Sometimes, I’m a bit pants with email – I’ll hold my hand up about that. I’m good with the majority of email, but there’s the odd one that you think, ‘that needs actioning, and I’ll get onto it tomorrow’. The problem is, you think it every day, so, to quote Ronan Keating, ‘tomorrow’ never comes. (Just to quash that rumour before it starts, I’m not a Ronan Keating fan, and I know the song is called ‘If tomorrow never comes’, but I was on a roll :-))
Anyway, as you can see:
This little beauty came through from Michael Walsh, way back in August (it’s my oldest Inbox email) and I’ve been meaning to blog about it since then, but, I just haven’t found the right time. That time is now.
Michael is one of the chaps involved in the fantastic Software Enabled Earth blog, which focuses on Green IT, and the Environment. If you haven’t seen it before, I’d strongly suggest you have a look.
The post I’m particularly interested in, relates to Microsoft’s System Center Management platform, and in particular, System Center Configuration Manager 2007. If you’re not familiar with SCCM, it’s what was SMS 2003, but with a big number of improvements. The best way that I personally can describe SCCM, in a nutshell, is your centralised server to deploy stuff. By stuff, I mean, Operating Systems, applications to be installed, virtualised applications to be streamed, hotfixes, patches, updates, etc. It will also provide you with asset inventory capabilities. You really have to see it in action to see the full benefit of this technology. I’m not aiming to provide that level of detail in this post, but I will provide some useful links below:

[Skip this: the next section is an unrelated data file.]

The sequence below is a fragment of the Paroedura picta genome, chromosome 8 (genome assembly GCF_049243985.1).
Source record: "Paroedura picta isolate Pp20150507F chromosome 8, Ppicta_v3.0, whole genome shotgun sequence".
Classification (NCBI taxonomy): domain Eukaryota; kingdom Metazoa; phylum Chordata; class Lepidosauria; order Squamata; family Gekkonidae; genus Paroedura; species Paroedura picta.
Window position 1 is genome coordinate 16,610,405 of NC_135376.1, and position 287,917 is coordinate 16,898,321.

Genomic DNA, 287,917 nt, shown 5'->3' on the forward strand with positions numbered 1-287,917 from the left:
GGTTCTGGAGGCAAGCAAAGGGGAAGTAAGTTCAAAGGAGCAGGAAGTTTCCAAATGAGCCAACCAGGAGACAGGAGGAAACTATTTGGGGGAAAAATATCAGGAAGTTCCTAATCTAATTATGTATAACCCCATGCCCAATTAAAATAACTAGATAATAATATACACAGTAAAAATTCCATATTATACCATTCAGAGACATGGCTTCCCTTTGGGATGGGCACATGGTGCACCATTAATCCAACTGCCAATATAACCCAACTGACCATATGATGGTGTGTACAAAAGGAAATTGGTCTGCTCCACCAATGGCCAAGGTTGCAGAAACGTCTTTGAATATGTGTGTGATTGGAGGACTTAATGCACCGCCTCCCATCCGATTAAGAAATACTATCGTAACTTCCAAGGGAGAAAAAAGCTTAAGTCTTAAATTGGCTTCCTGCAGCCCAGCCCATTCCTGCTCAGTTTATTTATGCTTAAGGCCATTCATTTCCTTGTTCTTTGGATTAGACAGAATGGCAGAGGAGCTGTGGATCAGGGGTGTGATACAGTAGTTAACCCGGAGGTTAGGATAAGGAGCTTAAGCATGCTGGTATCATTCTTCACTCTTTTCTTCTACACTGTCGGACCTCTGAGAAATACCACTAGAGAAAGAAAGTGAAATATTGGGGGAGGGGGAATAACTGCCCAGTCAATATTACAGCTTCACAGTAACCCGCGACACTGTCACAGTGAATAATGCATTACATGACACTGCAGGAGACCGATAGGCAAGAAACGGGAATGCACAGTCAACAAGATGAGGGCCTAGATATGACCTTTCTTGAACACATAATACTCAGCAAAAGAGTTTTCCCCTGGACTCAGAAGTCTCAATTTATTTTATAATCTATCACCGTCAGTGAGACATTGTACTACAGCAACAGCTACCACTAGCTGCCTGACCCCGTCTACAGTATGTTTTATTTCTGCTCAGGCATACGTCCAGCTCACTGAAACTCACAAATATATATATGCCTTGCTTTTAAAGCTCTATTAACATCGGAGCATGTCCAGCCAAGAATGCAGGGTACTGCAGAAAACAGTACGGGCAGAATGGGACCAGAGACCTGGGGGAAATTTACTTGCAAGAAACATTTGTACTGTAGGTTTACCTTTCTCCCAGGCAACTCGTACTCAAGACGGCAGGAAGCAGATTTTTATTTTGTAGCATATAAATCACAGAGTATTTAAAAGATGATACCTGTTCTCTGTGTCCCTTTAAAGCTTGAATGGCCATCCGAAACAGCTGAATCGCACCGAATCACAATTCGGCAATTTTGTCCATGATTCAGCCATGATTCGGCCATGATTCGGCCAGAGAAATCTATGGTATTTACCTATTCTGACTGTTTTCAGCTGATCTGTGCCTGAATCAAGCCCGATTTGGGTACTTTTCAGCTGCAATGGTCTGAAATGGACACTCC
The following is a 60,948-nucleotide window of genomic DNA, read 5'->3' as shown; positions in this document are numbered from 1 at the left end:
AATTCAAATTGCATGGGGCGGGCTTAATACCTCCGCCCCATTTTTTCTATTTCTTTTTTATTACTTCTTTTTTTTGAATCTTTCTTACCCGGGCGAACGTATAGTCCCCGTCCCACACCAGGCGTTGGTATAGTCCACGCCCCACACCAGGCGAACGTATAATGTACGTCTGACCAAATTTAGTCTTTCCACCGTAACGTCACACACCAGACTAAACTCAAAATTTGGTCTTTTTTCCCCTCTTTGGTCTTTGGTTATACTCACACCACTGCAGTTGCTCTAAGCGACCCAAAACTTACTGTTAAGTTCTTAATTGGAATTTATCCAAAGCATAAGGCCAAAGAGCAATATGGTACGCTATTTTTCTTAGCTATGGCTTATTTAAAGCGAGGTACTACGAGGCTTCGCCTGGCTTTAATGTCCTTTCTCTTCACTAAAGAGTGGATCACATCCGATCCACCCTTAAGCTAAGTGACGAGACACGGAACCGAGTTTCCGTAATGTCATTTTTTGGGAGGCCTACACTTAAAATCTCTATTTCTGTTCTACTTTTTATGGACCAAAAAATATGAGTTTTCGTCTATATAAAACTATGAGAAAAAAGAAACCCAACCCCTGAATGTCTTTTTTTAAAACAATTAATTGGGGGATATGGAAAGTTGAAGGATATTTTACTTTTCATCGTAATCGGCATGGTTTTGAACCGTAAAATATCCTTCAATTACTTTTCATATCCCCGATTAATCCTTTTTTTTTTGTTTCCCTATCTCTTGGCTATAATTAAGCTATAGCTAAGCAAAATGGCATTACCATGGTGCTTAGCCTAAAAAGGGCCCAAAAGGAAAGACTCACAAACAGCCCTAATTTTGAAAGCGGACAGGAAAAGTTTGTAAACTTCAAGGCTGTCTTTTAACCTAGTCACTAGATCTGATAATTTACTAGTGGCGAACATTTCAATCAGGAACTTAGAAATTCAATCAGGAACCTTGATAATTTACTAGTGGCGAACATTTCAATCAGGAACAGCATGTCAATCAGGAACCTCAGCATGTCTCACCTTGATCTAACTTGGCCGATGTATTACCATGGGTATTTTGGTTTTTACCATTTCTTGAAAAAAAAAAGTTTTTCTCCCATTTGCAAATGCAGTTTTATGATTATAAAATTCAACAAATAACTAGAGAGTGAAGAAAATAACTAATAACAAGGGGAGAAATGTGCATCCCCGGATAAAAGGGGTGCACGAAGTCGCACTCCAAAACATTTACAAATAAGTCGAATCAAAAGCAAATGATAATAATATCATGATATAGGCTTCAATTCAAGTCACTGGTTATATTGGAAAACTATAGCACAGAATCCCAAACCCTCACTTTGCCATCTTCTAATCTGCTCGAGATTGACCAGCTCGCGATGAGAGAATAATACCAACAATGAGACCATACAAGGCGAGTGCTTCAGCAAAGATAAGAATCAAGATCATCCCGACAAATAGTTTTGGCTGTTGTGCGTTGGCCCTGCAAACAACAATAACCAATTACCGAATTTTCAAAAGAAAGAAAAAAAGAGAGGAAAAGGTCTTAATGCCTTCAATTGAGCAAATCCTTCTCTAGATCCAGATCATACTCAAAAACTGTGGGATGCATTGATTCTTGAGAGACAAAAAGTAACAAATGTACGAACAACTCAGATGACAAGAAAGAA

There are also a number of great hands-on-virtual labs for SCCM:
Anyway, enough rambling – what’s the link between SCCM, the Green IT stuff, and Energy Star?
Well, with System Center Configuration Manager 2007, you can easily monitor and capture the configuration information of servers, desktops, and laptops across your network. In doing so, Configuration Manager utilises Desired Configuration Management (DCM) to evaluate systems and determine whether they are configured in accordance with corporate requirements.
DCM supports imported configuration packs, which are best practices created by Microsoft and other software vendors to identify common configuration errors for applications and operating systems. We’ve recently launched a new DCM pack that fully complies with ENERGY STAR configuration guidelines. The new pack, which is endorsed by the United States Environmental Protection Agency (EPA), enables customers to assess their client settings against the following ENERGY STAR defined efficiency levels and recommendations:
This SCCM 2007 based solution makes it easier for IT Pro’s to ensure that PCs are configured with the appropriate energy savings - driving improved power management implementations that can lower operational costs. The solution also provides a basis for compliance reporting against various pledge programs, such as Climate Savers Computing Initiative and ENERGY STAR Low Carbon IT Campaign. Sounds like a win-win to me.
You can read more about this, and more, here:
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